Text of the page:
An Experience Designer born and raised in New York City, Frankie, quite early in her career, began posting tips and tricks that she learned along the way on LinkedIn and Instagram. In 2020, she was honored as a LinkedIn Top Voice in Design which helps her keep breaking the design barriers.
Were you ever a victim of imposter syndrome during your design career? How did you cope with it?
I would say for me, the biggest time I struggled with imposter syndrome was at the beginning of my career as mine took off quicker than I expected primarily due to my UX content creation. I found myself in a mentor position very early on in my career, at a time when I felt like I was still a mentee. So this constant battle between advising others while still growing myself led me to struggle with imposter syndrome.
What helped me was not forcing myself to remove it completely from my life but rather working on how it affected my mindset. Instead of telling myself that there are many larger intimidating fish out there who are my competition, I started thinking through the lens of there being many medium fish out there who I can use as resources who could help me better my skillsets.
Do you think imposter syndrome plagues the UX design community more as compared to other communities? Why?
Yes, and I believe this stems from the chicken or the egg phenomena that occurs on the job market right now. The idea that in order to gain your first job you need years of UX experience, but in order to get that UX experience you need that first job. I think this high barrier of entry creates a feeling of a need to be a unicorn not only in the UX field, but also in other areas of their life as a way to help themselves stand out in the pool of other junior designers, which just ultimately increases the likelihood of imposter syndrome.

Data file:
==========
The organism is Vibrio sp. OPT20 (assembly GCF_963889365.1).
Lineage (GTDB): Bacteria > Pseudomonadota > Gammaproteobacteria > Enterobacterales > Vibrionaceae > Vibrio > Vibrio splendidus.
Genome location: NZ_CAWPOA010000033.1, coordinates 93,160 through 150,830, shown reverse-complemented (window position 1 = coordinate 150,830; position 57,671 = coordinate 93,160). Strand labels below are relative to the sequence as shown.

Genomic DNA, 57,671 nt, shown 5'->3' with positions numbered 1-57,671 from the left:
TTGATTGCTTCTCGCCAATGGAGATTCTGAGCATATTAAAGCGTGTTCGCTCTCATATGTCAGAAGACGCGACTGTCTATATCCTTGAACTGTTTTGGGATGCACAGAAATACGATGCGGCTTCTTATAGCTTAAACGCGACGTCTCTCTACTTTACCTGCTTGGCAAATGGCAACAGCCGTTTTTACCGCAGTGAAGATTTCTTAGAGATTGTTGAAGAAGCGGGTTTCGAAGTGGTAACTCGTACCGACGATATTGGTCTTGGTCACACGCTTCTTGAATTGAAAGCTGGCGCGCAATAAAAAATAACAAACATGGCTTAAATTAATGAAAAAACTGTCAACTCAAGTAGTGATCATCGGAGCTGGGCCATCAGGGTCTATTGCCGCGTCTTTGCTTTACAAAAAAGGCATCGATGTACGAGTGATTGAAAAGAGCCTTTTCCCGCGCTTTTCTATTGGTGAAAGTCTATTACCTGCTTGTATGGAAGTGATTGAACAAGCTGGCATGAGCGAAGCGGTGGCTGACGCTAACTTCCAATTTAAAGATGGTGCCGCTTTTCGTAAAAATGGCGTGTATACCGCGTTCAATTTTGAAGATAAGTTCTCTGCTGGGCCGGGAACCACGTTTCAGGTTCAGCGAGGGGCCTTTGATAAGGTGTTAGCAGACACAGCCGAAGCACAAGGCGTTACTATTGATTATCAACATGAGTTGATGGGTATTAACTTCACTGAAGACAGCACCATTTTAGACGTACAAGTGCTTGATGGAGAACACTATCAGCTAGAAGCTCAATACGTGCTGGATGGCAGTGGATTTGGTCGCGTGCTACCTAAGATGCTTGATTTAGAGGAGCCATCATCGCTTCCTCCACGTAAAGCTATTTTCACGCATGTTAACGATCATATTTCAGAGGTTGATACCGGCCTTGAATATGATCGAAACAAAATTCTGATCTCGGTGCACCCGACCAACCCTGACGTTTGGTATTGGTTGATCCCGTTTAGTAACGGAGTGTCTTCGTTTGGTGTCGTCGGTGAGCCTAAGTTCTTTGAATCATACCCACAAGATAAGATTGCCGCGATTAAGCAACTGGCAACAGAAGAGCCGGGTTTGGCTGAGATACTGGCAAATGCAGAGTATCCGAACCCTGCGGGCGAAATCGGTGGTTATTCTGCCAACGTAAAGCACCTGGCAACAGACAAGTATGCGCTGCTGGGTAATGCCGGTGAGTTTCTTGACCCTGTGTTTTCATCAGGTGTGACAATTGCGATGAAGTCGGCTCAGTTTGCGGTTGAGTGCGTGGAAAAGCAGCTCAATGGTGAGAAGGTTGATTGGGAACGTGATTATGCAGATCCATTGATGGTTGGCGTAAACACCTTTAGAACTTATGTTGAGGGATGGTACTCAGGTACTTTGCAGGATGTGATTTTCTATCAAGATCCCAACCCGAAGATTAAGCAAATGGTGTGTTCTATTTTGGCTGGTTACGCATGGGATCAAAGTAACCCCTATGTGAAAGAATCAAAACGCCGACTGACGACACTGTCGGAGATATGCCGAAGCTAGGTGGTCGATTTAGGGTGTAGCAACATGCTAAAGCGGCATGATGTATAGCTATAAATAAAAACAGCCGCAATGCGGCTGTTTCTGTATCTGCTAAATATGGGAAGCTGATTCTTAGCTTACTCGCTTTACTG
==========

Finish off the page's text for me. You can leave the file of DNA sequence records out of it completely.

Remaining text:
What would be your advise to young designers trying to fight imposter syndrome?
My first would be don’t! Imposter syndrome is something that I’m convinced we all go through at one point (or at many) in our careers and in all different forms. However, I think it is important to let yourself accept it since this way you can work around it and not let it interfere with your career growth and work.
That is why I would also advise young designers to find one or a group of mentors or individuals in the field they can go to for support. I think being able to have people you can talk about this with is instrumental and will really help you grow as a designer.
This article was last updated on November 26, 2023; Originally published on July 1, 2021